In the heart of Brussels, on the evening of Wednesday, September 13th, a pivotal gathering took place. Hosted by the Estonian Representation in Brussels, in collaboration with the Estonian Research Council, this event called for a notable group of professionals in genetics, personalised medicine, science communication and administration. The gathering aimed to foster connections and share vital information about the upcoming ambitious endeavour: the European ‘1+ Million Genomes’ Initiative.
This groundbreaking project seeks to provide secure access to genomics and clinical data, facilitate seamless integration into personalised healthcare, and empower advanced research and evidence-based policymaking. Aligned with the overarching goals of the European Health Data Space, it constitutes a pivotal component of the European Union’s agenda for the Digital Transformation of Health and Care.
The evening began with a warm welcome from the hosts’ representatives, Estonia’s ambassador to Belgium, Artur Kink and Annely Allik, the Head of Science Communication at the Estonian Research Council. Among the notables in attendance was Professor Andres Metspalu, a prominent figure in the Estonian Biobank, who had spearheaded the successful work of enlisting over 200,000 individuals during the population-based biobank project. This achievement is remarkable, representing 20% of Estonia’s adult population.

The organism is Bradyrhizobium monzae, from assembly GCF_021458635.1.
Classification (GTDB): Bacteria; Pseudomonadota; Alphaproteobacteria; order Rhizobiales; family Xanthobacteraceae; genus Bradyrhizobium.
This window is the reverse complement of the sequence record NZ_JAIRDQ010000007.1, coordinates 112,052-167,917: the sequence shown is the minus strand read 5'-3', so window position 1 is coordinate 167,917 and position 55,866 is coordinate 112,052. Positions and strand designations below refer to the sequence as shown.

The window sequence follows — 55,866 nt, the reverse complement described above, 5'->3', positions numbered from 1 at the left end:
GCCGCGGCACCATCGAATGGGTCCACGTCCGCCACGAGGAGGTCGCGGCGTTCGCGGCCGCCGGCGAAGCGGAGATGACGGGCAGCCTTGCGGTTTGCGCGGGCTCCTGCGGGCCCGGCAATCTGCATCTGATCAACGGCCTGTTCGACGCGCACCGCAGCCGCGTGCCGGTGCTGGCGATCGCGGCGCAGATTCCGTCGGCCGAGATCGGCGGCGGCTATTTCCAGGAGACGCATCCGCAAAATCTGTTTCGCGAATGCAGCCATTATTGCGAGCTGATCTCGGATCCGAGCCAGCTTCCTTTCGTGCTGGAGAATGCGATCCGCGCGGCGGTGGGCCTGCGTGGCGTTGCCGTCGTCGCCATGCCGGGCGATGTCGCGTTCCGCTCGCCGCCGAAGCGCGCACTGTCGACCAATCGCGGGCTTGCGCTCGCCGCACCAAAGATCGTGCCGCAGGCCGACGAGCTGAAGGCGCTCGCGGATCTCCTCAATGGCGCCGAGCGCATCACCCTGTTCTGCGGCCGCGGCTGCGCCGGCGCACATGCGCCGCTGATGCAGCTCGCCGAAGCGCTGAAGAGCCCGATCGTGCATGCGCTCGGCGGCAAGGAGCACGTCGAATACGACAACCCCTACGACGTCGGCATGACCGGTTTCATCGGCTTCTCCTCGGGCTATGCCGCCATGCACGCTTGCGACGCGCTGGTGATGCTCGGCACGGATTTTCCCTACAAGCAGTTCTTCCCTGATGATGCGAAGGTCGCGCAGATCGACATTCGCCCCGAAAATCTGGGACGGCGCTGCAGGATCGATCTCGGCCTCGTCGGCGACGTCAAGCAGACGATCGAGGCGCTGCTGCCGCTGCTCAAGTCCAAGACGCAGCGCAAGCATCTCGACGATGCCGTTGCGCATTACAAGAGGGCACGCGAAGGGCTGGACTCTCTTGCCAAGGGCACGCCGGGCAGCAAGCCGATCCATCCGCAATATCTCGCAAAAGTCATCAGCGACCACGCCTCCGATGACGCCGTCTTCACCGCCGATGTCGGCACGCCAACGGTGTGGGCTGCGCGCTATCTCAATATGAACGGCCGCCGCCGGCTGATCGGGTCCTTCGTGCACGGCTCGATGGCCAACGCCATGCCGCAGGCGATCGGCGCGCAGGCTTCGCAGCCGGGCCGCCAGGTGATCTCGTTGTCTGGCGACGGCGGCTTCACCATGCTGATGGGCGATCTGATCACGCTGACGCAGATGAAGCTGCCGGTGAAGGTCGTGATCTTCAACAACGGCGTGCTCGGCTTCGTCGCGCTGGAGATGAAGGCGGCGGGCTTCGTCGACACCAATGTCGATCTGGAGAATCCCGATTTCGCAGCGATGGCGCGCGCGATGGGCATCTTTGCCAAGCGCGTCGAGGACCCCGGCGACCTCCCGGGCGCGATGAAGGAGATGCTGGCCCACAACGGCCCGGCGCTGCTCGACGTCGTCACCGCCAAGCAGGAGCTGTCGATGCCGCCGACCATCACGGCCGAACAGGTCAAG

Yet, this accomplishment merely marks the inception of Estonia’s journey. In unity with representatives from 24 other European nations, Estonia now stands at the forefront of the 1 Million Genome Initiative—a monumental project poised to reshape the healthcare landscape throughout Europe. The discussions of the evening converged around this transformative initiative.
Evening main presenter André Uitterlinden, Professor of Complex Genetics and a member of the 1MG coordination team, highlighted with his presentation the distinct challenges and opportunities that Europe presents in the realm of genomics. While the United States has set impressive precedents, Europe’s rich diversity demands a distinctive approach and unique data. Collaboration with countries such as the UK and China is paramount, but the thorough stewardship of European information is equally essential.
Uitterlinden also shared the encouraging news of interest in this extraordinary project, painting a vivid picture of Europe’s participation through a colourful map—a testament to the far-reaching network of engaged nations. The project is poised to commence in the upcoming year, with daily dialogues extending across the globe, including partners like Australia and the United States.
The extent of the project’s scope is awe-inspiring, containing enhancements in patient healthcare through pharmacogenomics, critical support to blood banks, reinforcement of national screening programs (including advanced technologies like breast mammography imaging), and even extending into realms beyond clinical science, such as forensic testing for family relationships.
In his concluding remarks, Professor Uitterlinden underscored the significance of producing a series of events and educational initiatives to effectively communicate the profound knowledge stemming from this endeavour. The networking dinner served as a prototype for these forthcoming efforts, a celebration of collaborative synergy and the pivotal role of science communication in the pursuit of scientific discovery.
Written by Maarja Puistaja. This article was funded by the European Regional Development Fund through Estonian Research Council.